Qantas Airways has responded to the lower passenger volumes and uncertainty caused by the pandemic by deciding to have its regional arm take over some domestic trunk routes and serve these using smaller capacity Embraer 190s wet-leased from Alliance Airlines.

QantasLink has signed a three-year wet-lease deal with Alliance Airlines for three Embraer 190s that will be deployed on the Adelaide-Alice Springs, Darwin-Alice Springs and Darwin-Adelaide routes starting mid-year, Alliance says in a statement to the Australian stock exchange.

The booking engine of Qantas shows it is currently serving these routes using Boeing 737-800s and the frequency is normally once daily. Qantas’ 737-800s seat 174 passengers whereas Alliance’s E-190s seat 94 passengers, representing a significant reduction in capacity.

QantasLink says in a separate statement that: “Alliance will provide the QantasLink network with flexible capacity using recently acquired E-190s.”

“The 737s that we currently use on these routes will move to other parts of our network.”

QantasLink CEO, John Gissing, says even though they are switching to smaller capacity aircraft on the routes, if domestic demand recovers significantly, then the E-190s give QantasLink the flexibility to increase overall capacity on the route by increasing flight frequency.

“Instead of one or two flights a day with a larger aircraft, we can offer three or four flights a day on the E-190, which gives customers a lot more choice about when they travel.”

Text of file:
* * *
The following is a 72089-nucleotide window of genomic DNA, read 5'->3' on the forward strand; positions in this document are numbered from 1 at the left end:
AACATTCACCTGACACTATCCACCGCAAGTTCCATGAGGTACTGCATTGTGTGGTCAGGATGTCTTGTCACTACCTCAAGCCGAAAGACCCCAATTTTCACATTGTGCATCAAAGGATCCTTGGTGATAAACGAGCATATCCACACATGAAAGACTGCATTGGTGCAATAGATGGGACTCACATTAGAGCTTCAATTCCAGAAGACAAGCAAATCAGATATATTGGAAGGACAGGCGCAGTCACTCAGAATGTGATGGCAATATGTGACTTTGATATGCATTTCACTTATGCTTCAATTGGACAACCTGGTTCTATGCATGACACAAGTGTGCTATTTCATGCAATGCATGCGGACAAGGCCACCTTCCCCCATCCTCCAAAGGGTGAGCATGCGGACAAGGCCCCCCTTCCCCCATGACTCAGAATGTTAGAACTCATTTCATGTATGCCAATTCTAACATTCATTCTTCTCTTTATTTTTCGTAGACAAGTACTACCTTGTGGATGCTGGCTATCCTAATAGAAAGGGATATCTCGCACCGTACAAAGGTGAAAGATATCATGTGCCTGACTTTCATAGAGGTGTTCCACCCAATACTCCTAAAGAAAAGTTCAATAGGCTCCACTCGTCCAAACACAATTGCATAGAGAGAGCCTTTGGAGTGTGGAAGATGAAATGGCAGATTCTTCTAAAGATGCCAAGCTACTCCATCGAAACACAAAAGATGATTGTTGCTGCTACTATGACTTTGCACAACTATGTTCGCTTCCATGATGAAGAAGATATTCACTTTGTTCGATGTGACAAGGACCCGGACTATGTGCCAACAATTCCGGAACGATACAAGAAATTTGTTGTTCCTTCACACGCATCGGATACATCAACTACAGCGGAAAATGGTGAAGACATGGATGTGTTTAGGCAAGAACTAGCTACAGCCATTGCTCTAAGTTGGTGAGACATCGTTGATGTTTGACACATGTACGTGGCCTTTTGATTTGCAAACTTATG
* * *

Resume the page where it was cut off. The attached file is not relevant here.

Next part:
He says the deal with Alliance was appealing, “because it reflects the kind of flexibility needed to respond to opportunities without committing any capital.”

The wet-lease agreement is expected to start in June and also provides the flexibility to access an additional 11 E-190 regional jets or switch off some or all of this capacity, depending on market conditions, he adds.

Gissing says the deal was also appealing because Alliance agreed to employ some of Qantas’ international flight crew to operate the E-190s, “given it will take some time before overseas markets fully recover.”

Qantas owns 19.9% of Alliance Airlines and has wet-leased aircraft from the airline before.

Gissing also says in the statement that Alliance’s E-190s have more range than QantasLink’s Boeing 717s.

QantasLink last year bought Adelaide-based National Jet Systems (NJS) which operates QantasLink’s 717 fleet.


Editor’s comment:

Cobham Aviation Services sold NJS to QantasLink last year. NJS has a 10-year contract with Qantas to operate the 717s on its behalf. That contract is reportedly due to end in 2026, but in light of the fact Qantas now owns NJS that contract can easily end.

Qantas’ new wet-lease agreement with Alliance is also bad news for Cobham Aviation Services, which still has its own air operator certificate in Australia and is understood to be angling to do wet-lease work for Qantas. It is understood that this is one reason why Cobham decided to operate De Havilland Aircraft of Canada Dash 8-400s, so it is in a good position to pitch to operate QantasLink’s Dash 8-400s if such a wet-lease opportunity should arise.

Alliance currently operates no turboprops, with the exception of three Fokker 50s based in Adelaide for mining charters. But I wonder if Alliance may become more predisposed to turboprops in future in light of its growing relationship with Qantas.

As for QantasLink’s decision to turn to Alliance for E-190s, it must be said it is a smart move, as it gives Qantas the flexibility to better match capacity with market demand. In addition, there is no need to outlay capital, something that is very important to all airlines trying to conserve cash.